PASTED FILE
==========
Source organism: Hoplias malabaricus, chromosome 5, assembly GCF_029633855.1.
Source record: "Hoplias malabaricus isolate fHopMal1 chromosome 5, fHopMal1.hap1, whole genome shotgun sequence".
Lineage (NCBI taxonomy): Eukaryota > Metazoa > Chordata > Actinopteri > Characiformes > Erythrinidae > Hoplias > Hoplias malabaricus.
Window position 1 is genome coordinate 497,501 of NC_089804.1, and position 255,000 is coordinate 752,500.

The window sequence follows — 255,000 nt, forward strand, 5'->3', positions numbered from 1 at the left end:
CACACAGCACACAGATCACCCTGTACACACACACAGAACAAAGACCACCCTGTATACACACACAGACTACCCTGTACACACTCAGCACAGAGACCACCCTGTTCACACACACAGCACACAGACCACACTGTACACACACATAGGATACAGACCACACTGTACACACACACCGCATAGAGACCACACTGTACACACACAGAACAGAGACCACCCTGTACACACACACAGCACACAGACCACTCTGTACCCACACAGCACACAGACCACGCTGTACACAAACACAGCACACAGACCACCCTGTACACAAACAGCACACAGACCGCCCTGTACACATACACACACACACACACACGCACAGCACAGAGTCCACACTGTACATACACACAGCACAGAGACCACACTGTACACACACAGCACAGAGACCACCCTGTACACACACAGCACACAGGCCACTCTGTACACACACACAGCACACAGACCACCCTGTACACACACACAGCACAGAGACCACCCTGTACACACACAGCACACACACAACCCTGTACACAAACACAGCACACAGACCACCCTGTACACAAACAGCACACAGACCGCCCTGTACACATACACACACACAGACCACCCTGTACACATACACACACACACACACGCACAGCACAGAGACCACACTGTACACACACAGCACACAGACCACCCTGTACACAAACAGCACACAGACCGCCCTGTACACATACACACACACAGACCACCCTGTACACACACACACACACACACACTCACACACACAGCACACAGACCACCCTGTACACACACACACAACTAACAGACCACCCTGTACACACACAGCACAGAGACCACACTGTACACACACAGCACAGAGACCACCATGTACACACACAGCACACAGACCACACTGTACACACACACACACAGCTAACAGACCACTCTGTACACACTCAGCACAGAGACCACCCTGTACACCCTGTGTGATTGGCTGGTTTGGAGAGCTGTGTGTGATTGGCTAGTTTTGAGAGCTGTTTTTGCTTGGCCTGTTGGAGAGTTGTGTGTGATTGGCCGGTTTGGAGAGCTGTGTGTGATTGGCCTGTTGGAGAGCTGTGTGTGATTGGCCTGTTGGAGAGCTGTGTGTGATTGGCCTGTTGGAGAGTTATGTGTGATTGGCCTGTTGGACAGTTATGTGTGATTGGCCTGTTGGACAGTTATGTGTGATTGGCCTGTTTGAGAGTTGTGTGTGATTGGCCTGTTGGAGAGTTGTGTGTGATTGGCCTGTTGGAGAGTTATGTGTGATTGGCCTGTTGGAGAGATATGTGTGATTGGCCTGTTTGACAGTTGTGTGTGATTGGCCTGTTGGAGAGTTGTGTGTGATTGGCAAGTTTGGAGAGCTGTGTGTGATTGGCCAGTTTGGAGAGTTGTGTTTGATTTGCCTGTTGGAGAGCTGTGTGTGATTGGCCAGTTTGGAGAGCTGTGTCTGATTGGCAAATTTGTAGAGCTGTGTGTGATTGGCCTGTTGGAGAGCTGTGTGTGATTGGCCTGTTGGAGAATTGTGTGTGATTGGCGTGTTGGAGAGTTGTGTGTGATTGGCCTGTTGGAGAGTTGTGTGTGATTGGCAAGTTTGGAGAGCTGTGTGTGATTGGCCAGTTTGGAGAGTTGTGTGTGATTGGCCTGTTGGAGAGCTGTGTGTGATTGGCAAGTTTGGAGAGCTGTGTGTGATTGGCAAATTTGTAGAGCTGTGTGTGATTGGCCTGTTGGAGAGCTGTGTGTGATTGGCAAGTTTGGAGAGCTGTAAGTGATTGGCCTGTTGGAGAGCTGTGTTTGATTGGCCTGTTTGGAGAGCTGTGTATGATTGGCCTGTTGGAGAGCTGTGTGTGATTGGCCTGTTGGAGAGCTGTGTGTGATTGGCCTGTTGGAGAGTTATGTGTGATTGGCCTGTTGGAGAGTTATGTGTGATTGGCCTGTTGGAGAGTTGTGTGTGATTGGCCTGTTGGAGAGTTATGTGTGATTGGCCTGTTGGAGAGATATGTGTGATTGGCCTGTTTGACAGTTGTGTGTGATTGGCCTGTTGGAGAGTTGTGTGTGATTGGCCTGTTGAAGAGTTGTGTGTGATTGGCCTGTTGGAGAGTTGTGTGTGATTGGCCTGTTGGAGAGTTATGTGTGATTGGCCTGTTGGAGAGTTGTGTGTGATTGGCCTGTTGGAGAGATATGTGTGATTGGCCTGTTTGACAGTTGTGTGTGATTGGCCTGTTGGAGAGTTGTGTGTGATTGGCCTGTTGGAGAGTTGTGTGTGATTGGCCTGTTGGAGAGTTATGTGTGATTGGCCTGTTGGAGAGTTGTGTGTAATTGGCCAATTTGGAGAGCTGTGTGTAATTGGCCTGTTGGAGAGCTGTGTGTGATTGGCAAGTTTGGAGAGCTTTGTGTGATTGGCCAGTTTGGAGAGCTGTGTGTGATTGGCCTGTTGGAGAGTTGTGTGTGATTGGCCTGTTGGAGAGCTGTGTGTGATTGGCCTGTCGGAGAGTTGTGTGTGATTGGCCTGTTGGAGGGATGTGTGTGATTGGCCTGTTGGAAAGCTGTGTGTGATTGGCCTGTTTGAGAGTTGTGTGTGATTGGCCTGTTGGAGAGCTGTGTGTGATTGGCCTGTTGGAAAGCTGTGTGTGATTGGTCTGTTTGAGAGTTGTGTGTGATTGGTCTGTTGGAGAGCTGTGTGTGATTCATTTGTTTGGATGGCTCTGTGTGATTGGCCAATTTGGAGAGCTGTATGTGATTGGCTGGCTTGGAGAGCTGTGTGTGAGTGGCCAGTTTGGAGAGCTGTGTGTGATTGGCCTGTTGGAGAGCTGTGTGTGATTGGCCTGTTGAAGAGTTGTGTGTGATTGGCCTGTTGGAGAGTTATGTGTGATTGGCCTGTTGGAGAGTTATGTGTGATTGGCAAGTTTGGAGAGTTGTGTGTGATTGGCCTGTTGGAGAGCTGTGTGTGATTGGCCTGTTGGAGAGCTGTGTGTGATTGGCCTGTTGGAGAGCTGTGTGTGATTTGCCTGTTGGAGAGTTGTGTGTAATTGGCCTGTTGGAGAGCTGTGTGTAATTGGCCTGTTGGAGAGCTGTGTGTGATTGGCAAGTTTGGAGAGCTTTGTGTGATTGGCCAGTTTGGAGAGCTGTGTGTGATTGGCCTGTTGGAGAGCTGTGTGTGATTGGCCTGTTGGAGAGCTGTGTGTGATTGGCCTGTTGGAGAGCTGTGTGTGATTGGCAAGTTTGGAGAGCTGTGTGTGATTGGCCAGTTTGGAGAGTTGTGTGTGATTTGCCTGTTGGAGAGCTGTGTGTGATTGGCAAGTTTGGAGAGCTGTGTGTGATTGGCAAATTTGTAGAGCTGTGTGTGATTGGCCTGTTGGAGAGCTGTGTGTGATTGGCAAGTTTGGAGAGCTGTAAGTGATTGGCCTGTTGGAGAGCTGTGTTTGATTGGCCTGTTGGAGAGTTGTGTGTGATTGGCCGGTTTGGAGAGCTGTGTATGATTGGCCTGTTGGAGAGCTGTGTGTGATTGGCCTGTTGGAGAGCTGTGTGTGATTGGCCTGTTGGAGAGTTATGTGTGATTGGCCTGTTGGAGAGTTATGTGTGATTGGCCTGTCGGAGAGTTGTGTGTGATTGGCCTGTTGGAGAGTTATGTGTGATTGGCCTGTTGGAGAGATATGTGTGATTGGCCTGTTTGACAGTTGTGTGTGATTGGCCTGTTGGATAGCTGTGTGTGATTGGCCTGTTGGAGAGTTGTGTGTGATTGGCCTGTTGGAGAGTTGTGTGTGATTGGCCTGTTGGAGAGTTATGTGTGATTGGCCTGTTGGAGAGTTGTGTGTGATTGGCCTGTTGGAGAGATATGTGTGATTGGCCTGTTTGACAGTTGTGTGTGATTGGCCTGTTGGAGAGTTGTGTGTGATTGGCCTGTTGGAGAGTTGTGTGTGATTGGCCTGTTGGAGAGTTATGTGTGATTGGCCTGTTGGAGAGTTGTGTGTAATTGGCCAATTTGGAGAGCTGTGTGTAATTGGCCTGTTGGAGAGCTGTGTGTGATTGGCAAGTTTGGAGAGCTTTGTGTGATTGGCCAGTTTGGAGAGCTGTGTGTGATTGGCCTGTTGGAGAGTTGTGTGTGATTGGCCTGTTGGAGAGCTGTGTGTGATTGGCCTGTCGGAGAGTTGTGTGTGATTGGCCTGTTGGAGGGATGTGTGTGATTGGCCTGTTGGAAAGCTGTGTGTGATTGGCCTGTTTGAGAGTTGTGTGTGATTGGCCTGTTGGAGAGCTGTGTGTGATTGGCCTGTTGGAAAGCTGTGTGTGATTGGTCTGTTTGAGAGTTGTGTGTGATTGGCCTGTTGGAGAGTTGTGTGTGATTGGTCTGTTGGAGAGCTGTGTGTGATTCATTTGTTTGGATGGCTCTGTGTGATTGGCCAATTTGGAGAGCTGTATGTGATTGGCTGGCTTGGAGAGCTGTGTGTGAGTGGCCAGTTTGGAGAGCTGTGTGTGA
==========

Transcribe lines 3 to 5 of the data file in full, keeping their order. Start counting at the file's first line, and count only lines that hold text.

Lineage (NCBI taxonomy): Eukaryota > Metazoa > Chordata > Actinopteri > Characiformes > Erythrinidae > Hoplias > Hoplias malabaricus.
Window position 1 is genome coordinate 497,501 of NC_089804.1, and position 255,000 is coordinate 752,500.

The window sequence follows — 255,000 nt, forward strand, 5'->3', positions numbered from 1 at the left end: